“We’re learning as we come out of the COVID years,” Zielich said. “What are the new needs that need to be addressed? Because how things were done a few years ago are changing. There’s a new approach.

Encanto Apartments resident director Matt Zielich recognizes that students' faith was affected by the pandemic.

“We have a new group of students that have come in from different parts of the country who are at GCU because of closures in their own states. They’re also acclimating to a new community, and I think that that’s creating within each of the residence halls and the campus in general new questions.

“We’re trying to answer those and serve them well, recognizing that not everybody is a Christian here. If God has brought them here, what’s our obligation to serve them well and to walk them through faith, to model that?”

From the looks of it, the answer is simply to keep providing those tools. Neal, like a lot of students, has the foundation. He was part of the student leadership and the worship team at Willmar Assembly of God. He’s ready to apply that zeal in new ways in his new home away from home.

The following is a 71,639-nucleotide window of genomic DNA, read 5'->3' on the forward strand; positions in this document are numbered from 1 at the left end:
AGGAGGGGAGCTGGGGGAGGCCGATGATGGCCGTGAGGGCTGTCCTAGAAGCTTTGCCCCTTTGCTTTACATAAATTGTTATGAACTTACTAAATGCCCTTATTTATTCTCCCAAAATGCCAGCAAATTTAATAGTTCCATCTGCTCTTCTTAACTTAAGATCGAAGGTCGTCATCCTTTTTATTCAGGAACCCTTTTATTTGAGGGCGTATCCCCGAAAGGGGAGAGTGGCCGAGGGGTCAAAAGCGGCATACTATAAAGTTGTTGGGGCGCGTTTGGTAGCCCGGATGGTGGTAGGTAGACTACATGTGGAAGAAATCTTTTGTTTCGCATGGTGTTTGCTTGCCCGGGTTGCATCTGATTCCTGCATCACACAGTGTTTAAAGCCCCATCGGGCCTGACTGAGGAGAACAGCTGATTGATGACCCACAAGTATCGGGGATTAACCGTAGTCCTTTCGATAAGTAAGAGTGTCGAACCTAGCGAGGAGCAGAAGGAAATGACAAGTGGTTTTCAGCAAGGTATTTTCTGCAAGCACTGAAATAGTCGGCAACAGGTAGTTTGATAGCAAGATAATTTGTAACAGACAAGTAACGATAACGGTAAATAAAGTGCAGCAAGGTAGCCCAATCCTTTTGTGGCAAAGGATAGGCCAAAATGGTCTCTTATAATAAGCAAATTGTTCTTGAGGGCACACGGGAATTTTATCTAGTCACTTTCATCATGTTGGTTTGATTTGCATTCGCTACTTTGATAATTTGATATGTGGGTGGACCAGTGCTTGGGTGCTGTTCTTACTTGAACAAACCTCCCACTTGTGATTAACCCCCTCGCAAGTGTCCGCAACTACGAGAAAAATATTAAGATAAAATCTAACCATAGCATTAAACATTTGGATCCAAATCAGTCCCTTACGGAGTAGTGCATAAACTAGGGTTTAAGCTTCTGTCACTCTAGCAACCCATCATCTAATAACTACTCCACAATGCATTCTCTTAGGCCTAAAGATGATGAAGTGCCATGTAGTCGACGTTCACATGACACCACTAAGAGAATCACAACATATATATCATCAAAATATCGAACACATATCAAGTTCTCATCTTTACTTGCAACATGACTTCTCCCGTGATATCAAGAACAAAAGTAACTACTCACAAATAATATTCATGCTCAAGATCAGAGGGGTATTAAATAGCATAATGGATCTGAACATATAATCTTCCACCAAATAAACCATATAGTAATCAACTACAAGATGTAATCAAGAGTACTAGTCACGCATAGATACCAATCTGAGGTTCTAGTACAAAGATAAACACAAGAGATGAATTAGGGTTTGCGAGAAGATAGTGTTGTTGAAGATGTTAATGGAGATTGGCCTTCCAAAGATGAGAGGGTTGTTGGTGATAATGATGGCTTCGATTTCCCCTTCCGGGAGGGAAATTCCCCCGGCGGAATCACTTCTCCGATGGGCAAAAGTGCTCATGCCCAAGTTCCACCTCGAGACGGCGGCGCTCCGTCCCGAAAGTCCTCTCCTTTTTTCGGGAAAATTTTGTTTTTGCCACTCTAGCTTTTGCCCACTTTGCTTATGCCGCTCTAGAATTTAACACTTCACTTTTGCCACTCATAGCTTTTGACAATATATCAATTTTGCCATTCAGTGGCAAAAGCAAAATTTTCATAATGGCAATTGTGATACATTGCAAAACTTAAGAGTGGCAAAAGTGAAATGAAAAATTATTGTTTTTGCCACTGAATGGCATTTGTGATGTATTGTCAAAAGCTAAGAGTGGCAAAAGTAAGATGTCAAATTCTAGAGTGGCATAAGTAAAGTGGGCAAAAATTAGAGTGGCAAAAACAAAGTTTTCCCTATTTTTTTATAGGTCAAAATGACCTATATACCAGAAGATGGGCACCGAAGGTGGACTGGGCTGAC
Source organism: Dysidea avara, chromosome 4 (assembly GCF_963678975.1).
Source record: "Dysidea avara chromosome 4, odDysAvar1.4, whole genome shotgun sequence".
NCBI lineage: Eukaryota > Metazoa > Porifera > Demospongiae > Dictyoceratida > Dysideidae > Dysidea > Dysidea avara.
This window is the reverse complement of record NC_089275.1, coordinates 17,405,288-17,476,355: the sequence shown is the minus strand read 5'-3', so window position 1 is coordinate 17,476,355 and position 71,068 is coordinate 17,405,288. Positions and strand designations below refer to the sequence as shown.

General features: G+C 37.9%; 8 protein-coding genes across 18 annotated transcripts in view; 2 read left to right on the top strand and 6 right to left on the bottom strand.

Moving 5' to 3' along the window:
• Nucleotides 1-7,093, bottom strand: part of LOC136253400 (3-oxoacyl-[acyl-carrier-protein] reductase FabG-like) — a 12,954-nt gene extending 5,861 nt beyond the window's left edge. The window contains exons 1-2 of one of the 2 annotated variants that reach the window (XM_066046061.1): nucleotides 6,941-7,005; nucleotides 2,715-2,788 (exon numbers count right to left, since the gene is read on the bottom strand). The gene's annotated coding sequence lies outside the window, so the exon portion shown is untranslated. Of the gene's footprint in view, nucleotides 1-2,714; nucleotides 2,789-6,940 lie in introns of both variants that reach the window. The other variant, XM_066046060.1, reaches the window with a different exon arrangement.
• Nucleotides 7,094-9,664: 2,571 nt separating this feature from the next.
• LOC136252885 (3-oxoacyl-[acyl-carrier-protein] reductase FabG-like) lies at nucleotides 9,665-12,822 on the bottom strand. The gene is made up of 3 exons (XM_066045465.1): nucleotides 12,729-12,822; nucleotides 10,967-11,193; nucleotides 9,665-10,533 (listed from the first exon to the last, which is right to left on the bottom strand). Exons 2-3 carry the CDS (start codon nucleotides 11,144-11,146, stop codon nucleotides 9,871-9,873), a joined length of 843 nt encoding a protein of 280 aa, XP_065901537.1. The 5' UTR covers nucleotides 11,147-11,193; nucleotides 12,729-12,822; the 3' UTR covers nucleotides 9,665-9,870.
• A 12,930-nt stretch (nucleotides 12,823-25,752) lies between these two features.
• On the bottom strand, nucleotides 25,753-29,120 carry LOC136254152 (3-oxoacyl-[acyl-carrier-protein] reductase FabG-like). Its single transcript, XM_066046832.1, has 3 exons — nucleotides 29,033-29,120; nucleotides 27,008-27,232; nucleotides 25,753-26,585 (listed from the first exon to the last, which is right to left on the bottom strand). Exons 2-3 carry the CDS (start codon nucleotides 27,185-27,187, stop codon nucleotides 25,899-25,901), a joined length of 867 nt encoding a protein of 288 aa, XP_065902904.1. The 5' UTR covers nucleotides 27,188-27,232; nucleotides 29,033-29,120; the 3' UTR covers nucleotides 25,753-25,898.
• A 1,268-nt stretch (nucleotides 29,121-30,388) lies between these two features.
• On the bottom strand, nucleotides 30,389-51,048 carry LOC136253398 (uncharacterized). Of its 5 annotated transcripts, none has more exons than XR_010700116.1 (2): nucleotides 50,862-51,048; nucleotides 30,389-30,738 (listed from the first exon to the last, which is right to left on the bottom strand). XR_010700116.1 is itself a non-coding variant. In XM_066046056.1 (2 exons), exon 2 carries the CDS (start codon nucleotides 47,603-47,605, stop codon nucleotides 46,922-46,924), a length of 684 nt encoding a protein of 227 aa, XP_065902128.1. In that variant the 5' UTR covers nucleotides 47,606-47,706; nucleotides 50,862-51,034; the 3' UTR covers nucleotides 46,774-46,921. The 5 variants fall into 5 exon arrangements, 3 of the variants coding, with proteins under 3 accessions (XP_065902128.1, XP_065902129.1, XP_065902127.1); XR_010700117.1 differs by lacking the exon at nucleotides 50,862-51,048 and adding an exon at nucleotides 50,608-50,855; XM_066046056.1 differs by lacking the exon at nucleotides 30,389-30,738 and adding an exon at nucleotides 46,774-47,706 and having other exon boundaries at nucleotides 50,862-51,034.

“There is a lot of opportunity to experience God through the three services they have throughout the week and through different community outreach,” he said. “I’m excited to see what it brings.”

Now that he’s actually here.

Contact Rick Vacek at (602) 639-8203 or [email protected].


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(Moses addressed Israel, reminding them of God's deliverance of them from Egypt, and His commands given to them:) "You saw with your own eyes the great trials, the miraculous signs and wonders, the mighty hand and outstretched arm, with which the Lord your God brought you out (from bondage and delivered you.). The Lord your God will do the same to all the peoples you now fear." (Deuteronomy 7:19)